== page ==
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​Fr. John (Rassem) El Massih ​



One of the distinguishing features of the Orthodox Church is her changelessness. The Orthodox Church baptizes by a three-fold immersion as was done in the early Church. It still confirms infants at baptism bestowing upon them the "seal of the gift of the Holy Spirit." It still brings babies and small children to receive Holy Communion. In the liturgy the deacon still cries out, "The doors, the doors," recalling early days when none but baptized members of the Christian family could participate in the liturgy. The Nicene Creed is still recited without the later additions. The Orthodox Church has two distinctive features: (1) her changelessness; (2) her sense of living continuity with the church of the early apostles. 

In the Nicene Creed we confess: "I believe in one, holy, catholic and apostolic church." What do these words mean? 

ONE. means that the Church is one because God is one. "There is one body, and one Spirit... one hope... One Lord, one faith, one baptism, One God and Father of all" (Eph. 4:4-6). In His great Priestly Prayer, Jesus prayed that the Church may be "one" even as He and the Father are one (John 17:22). 

HOLY. The Church is holy because our Lord made her so. "Christ also loved the Church, and gave Himself for it; that He might sanctify and cleanse it with the washing of water by the word, that He might present it to Himself a glorious Church, not having spot or wrinkle, or any such thing but that it should by holy and without blemish" (Eph. 5:25-27). Not only is the Church holy but it is also her purpose to make us holy, i.e., different from the world, conformed to God's will. 

CATHOLIC. The Orthodox Church is Catholic, meaning whole, because she has preserved the wholeness of the faith of Christ through the centuries without adding or subtracting to that divinely revealed faith. For this reason she has come to be known as the "Orthodox" Church, i.e., the Church that has preserved the full and true faith of Christ. Orthodox Christians believe that the Church, which has Christ Himself as Head and which is the temple of the Holy Spirit, cannot err. Her voice is the voice of Christ in the world today. The word "Orthodox" is applied to the Orthodox Church to designate that it has kept the true "Faith which was once delivered to the Saints" (Jude 1:3).  Catholic means also that the Church is universal. It embraces all peoples, the entire earth.  "God so loved the world that He gave His only Son . . ." Just as there are no distinctions within the love of God, so the Church stretches out her arms to the world. "Here there cannot be Greek or Jew, circumcised and uncircumcised, barbarian, Scythian, slave, free man . . ." (Col. 3:11). God's love is all-inclusive; so the Church is Catholic.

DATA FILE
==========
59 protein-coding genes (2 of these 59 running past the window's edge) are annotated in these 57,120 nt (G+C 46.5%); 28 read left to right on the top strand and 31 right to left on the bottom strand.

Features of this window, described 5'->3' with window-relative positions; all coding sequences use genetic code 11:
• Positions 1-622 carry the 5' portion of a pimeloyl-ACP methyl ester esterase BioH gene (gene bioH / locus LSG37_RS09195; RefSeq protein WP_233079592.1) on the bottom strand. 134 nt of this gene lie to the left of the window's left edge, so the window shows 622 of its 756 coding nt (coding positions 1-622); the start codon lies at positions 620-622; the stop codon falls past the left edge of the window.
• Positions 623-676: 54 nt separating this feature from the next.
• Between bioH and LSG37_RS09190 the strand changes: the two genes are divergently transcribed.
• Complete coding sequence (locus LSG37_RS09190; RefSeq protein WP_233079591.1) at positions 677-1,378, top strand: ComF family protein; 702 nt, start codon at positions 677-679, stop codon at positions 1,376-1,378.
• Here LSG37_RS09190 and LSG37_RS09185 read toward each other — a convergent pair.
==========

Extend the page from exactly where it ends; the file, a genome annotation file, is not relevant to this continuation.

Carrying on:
APOSTOLIC. The Church is apostolic because she teaches what the apostles taught and can trace her existence historically directly back to the apostles.  It was the Apostle Paul, for example, who established the Christian Church in Greece through his early missionary journeys. His letters to the Corinthians, the Thessalonians, the Philippians were written to the churches he had established in those Greek cities. The Church he founded there has never ceased to exist. The Apostles Peter & Paul founded the church in Antioch which exists to this day as the Antiochian Orthodox Church. Other apostles established the church in Jerusalem, Alexandria, Greece and Cyprus. The Eastern Orthodox Church has existed in these places since the days of the apostles. From these cities and countries, missionaries brought the Gospel (Good News) of Jesus to other countries: Russia, the Ukraine, Serbia, Romania, Bulgaria, etc. This self-governing family of churches is known today as the Eastern Orthodox Church.  Thus, the Orthodox Church is the legitimate and historical continuation of the early Church.  She has the same faith, the same spirit, the same ethos. "This is the Apostolic faith, this is the faith of the Fathers, this is the Orthodox faith, this faith has established the universe" (From the Sunday of Orthodoxy vespers).  The Church is both visible and invisible. The visible Church is the Church Militant on earth. The invisible Church is the Church Triumphant in heaven, "the heavenly Jerusalem . . . innumerable angels in festal gathering . . . the assembly of the first-born who are enrolled in heaven" (Hebrews 12:22-23).  Christ has promised that the gates of hell will not prevail against the Church (Matthew 16:18) and that He would be with it until the end of the world (Matthew 28:20). St. Paul calls the Church "the pillar and ground of truth" (1 Tim. 3:15). 

The highest authority of the Eastern Church is the Ecumenical Council, involving the whole church. When the bishops of the church define a matter of faith in an Ecumenical Council, a requisite for its recognition is the acceptance and consent of the whole Church. Only then can it be considered infallible, or inspired of the Holy Spirit, who resides in the whole church, consisting of clergy and laity, to guide it to all truth. This makes every person within the church responsible for Christian truth.  There have been instances where decisions of the bishops in an Ecumenical Council have not been accepted because they were rejected by the church as a whole.

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